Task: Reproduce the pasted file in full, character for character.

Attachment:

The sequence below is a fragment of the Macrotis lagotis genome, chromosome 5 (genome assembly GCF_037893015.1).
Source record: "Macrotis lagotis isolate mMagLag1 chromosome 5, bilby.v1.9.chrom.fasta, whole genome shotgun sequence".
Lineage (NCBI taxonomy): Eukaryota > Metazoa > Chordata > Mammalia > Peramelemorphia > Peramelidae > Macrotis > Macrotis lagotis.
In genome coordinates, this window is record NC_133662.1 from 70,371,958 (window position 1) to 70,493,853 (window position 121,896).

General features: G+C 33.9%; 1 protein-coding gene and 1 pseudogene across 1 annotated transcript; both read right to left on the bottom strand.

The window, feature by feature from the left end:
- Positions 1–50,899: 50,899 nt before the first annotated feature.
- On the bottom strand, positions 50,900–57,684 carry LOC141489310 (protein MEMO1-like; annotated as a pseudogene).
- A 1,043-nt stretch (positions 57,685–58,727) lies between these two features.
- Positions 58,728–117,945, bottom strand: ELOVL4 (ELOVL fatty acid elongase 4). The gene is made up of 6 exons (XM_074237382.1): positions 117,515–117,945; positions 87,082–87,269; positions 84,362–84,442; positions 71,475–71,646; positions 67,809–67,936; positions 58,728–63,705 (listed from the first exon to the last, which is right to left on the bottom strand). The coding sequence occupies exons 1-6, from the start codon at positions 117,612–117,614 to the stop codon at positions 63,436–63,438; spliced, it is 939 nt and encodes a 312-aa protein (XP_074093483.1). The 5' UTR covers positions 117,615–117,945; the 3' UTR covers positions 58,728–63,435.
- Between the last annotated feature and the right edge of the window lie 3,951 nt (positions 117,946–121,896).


The sequence below is a fragment of the Macrotis lagotis genome, chromosome 5 (genome assembly GCF_037893015.1).
Source record: "Macrotis lagotis isolate mMagLag1 chromosome 5, bilby.v1.9.chrom.fasta, whole genome shotgun sequence".
Lineage (NCBI taxonomy): Eukaryota > Metazoa > Chordata > Mammalia > Peramelemorphia > Peramelidae > Macrotis > Macrotis lagotis.
In genome coordinates, this window is record NC_133662.1 from 70,371,958 (window position 1) to 70,493,853 (window position 121,896).

General features: G+C 33.9%; 1 protein-coding gene and 1 pseudogene across 1 annotated transcript; both read right to left on the bottom strand.

The window, feature by feature from the left end:
- Positions 1–50,899: 50,899 nt before the first annotated feature.
- On the bottom strand, positions 50,900–57,684 carry LOC141489310 (protein MEMO1-like; annotated as a pseudogene).
- A 1,043-nt stretch (positions 57,685–58,727) lies between these two features.
- Positions 58,728–117,945, bottom strand: ELOVL4 (ELOVL fatty acid elongase 4). The gene is made up of 6 exons (XM_074237382.1): positions 117,515–117,945; positions 87,082–87,269; positions 84,362–84,442; positions 71,475–71,646; positions 67,809–67,936; positions 58,728–63,705 (listed from the first exon to the last, which is right to left on the bottom strand). The coding sequence occupies exons 1-6, from the start codon at positions 117,612–117,614 to the stop codon at positions 63,436–63,438; spliced, it is 939 nt and encodes a 312-aa protein (XP_074093483.1). The 5' UTR covers positions 117,615–117,945; the 3' UTR covers positions 58,728–63,435.
- Between the last annotated feature and the right edge of the window lie 3,951 nt (positions 117,946–121,896).